The upshot: Investing time and energy in developing your emotional intelligence can pay a strong return.

Boosting the key components of EI

Given all the good that EI can potentially bring to the table, how can you assess your own level of EI—and how might you strengthen it so you can enjoy more of the benefits EI offers?


Start by understanding the key elements of EI, so you can size up where you stand today and what to focus on going forward.

1. Be self-aware.

This is the foundation of EI—your ability to recognize your and other people’s emotions. Self-awareness is what allows us to examine our emotions, wants and needs, as well as how we express them to the world around us. Armed with that information about ourselves, we can (potentially) adjust and adapt how we respond to various people and situations.


Self-awareness is an easy concept to understand, but it’s often very difficult for people to actually look at themselves honestly and become self-aware about both their feelings and the ways they communicate those feelings. Two ways to boost the awareness of self are mindfulness exercises (such as meditation) and journaling.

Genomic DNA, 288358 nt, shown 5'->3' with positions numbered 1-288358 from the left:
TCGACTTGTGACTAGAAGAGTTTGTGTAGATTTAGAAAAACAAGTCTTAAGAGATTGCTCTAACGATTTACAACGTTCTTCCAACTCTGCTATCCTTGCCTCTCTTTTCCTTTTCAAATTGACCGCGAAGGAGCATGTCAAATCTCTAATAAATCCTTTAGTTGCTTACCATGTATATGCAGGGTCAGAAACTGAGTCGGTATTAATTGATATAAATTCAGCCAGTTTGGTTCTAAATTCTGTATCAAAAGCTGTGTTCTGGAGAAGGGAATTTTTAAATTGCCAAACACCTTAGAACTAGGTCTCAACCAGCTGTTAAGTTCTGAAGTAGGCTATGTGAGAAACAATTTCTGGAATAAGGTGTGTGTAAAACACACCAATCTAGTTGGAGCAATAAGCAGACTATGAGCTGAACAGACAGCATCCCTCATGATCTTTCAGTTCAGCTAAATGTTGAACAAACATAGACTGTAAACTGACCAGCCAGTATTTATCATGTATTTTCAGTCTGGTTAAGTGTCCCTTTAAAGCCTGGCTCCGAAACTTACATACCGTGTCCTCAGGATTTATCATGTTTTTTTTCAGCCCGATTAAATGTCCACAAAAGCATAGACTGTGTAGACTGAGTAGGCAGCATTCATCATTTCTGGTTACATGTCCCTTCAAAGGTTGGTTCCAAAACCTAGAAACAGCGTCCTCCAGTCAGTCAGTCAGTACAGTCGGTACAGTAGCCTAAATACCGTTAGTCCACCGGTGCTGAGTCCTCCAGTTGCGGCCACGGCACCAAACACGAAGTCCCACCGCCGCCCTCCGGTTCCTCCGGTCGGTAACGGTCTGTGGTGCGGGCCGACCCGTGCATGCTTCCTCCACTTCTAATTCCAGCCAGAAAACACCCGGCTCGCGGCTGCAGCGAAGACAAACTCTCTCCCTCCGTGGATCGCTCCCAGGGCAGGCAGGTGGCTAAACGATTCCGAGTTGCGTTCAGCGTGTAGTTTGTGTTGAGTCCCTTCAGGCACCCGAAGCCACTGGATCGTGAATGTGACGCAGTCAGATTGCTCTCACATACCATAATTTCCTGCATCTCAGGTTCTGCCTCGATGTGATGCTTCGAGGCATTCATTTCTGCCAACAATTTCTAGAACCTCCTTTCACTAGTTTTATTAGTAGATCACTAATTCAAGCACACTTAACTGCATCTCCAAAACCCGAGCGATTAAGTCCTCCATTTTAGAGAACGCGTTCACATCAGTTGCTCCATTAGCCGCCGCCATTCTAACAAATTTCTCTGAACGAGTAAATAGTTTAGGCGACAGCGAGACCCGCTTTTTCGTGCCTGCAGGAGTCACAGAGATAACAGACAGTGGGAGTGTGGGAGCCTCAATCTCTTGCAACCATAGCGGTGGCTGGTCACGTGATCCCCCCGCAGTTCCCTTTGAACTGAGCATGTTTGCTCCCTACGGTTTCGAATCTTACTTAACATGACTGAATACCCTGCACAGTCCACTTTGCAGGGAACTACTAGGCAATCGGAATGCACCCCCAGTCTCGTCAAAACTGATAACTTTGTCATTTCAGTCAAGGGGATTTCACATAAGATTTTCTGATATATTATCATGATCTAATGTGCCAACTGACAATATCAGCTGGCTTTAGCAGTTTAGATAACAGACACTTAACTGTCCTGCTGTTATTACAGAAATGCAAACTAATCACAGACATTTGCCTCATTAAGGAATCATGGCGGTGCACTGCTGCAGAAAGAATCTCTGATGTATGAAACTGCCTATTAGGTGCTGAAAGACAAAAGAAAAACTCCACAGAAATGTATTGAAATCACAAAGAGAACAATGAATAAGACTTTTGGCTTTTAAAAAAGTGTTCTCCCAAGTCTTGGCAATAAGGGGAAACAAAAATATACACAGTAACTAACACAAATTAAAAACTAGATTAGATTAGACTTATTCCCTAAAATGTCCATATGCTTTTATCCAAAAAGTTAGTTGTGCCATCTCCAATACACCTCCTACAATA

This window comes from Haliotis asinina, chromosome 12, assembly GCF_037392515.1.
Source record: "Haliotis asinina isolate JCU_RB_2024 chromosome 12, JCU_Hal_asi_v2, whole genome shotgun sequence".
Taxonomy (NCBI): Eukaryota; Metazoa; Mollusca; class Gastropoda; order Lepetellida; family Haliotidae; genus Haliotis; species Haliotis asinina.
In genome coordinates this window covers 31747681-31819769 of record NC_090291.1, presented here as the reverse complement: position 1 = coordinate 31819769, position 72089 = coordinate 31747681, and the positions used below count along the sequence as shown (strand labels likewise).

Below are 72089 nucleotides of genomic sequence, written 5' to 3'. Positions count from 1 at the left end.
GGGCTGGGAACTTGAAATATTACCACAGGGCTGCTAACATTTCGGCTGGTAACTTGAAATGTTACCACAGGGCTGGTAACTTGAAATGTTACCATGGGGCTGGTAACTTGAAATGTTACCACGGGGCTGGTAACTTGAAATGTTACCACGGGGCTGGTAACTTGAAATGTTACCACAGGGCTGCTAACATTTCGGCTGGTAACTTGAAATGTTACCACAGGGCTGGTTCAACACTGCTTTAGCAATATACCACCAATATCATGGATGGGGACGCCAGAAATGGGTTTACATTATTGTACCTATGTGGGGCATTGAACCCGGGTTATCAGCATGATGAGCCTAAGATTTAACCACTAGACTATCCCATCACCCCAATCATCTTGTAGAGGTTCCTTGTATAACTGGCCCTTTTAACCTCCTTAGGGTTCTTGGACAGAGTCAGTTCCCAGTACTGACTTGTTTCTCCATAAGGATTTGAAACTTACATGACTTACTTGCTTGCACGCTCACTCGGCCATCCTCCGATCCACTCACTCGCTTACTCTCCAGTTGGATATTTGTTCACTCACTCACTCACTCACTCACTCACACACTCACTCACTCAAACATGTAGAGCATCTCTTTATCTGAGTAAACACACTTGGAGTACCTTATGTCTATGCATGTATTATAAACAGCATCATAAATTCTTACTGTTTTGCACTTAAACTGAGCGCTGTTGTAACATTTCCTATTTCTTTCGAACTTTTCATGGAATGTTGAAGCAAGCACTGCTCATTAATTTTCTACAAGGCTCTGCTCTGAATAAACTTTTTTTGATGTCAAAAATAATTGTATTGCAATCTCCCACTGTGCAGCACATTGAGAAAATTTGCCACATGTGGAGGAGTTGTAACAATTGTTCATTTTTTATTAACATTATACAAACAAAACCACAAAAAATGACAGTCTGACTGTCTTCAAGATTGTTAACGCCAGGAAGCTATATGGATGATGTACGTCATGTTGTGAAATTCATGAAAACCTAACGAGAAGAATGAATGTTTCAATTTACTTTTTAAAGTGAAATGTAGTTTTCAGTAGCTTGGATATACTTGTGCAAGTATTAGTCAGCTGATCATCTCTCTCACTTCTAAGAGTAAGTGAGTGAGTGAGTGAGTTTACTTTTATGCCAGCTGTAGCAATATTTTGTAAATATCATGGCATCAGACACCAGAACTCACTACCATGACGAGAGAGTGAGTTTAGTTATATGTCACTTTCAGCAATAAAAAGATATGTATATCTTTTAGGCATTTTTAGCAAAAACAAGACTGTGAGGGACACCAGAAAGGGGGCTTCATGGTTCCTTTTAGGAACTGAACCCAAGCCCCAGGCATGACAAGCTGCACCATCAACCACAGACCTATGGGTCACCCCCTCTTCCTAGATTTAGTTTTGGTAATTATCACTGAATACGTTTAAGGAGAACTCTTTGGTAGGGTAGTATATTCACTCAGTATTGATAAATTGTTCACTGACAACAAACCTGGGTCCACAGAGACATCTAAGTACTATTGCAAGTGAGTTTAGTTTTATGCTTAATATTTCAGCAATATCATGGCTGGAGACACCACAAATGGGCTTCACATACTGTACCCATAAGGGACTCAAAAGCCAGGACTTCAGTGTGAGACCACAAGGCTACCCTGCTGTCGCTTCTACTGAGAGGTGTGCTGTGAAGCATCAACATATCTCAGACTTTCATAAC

2. Name feelings as they occur.

Building off of self-awareness is the ability to identify the feelings and emotions you’re experiencing in the moment you’re experiencing them. Someone with a high level of EI, for example, will be astute at recognizing when they’re starting to get really anxious—based on how their body feels, how they’re breathing and other physical “tells”—and then adjust their conversational style or make it a point to address the issue that’s causing the frustration. Those or other action steps are rooted in the ability to quickly recognize and “name” what you’re feeling so you can alter your current course as needed. Advice: When you notice you’re having an emotional response to something, identify it to yourself. Consider writing it down or even verbalizing it. And keep in mind that identifying your emotions takes practice.

3. Express your emotional needs.

People with higher EI levels are better able to tell others around them what they need to constructively navigate how they’re feeling. In the above example of a person getting anxious, he or she might then say, “I’m getting really anxious about this plan, and I’d like to talk through some of the issues I’m feeling worried about” or “I’m feeling really anxious, and I need to take five minutes to clear my head so I can be better engaged in the discussion.”